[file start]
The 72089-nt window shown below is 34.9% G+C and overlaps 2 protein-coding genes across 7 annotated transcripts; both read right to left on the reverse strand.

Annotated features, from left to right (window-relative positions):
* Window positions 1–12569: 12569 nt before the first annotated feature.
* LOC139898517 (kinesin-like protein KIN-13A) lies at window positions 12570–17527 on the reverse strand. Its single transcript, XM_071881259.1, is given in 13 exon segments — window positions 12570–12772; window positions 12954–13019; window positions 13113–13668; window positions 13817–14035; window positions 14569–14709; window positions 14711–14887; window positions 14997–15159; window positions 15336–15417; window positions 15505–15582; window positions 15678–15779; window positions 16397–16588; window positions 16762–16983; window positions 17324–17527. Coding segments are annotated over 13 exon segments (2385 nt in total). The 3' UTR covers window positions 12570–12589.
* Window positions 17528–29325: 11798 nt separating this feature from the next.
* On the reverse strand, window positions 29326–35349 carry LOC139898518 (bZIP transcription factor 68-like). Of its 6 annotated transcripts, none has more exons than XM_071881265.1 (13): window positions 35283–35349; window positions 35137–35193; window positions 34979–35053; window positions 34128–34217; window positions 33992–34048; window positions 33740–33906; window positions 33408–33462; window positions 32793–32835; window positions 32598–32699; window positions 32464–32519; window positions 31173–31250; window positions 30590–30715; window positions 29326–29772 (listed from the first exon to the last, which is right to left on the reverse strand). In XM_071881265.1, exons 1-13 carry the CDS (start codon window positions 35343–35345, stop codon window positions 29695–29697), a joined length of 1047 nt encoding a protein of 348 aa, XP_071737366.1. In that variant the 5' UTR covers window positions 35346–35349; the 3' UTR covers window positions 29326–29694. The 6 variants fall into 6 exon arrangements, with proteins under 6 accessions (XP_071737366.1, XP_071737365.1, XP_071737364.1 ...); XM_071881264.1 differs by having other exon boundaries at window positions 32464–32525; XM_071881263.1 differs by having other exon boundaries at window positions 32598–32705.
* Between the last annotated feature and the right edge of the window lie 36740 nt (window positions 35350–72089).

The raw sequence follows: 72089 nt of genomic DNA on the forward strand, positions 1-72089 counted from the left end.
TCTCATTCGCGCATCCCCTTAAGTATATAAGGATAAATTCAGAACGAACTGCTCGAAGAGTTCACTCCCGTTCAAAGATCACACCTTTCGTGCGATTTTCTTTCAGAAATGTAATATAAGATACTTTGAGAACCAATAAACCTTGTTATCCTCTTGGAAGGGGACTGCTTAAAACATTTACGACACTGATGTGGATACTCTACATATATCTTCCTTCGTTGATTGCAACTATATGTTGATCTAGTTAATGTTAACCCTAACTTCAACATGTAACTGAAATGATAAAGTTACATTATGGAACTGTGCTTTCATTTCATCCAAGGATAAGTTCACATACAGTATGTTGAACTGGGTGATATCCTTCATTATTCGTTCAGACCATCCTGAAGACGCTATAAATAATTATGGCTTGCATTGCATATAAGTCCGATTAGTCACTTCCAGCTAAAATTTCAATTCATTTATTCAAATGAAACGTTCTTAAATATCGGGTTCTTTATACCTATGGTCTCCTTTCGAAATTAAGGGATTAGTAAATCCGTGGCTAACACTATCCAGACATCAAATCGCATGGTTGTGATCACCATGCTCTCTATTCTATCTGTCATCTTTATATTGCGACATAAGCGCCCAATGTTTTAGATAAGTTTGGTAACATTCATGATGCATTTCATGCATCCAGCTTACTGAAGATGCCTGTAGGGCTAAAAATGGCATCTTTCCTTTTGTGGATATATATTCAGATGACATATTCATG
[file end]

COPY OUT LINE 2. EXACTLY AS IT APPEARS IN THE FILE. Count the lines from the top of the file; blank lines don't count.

Annotated features, from left to right (window-relative positions):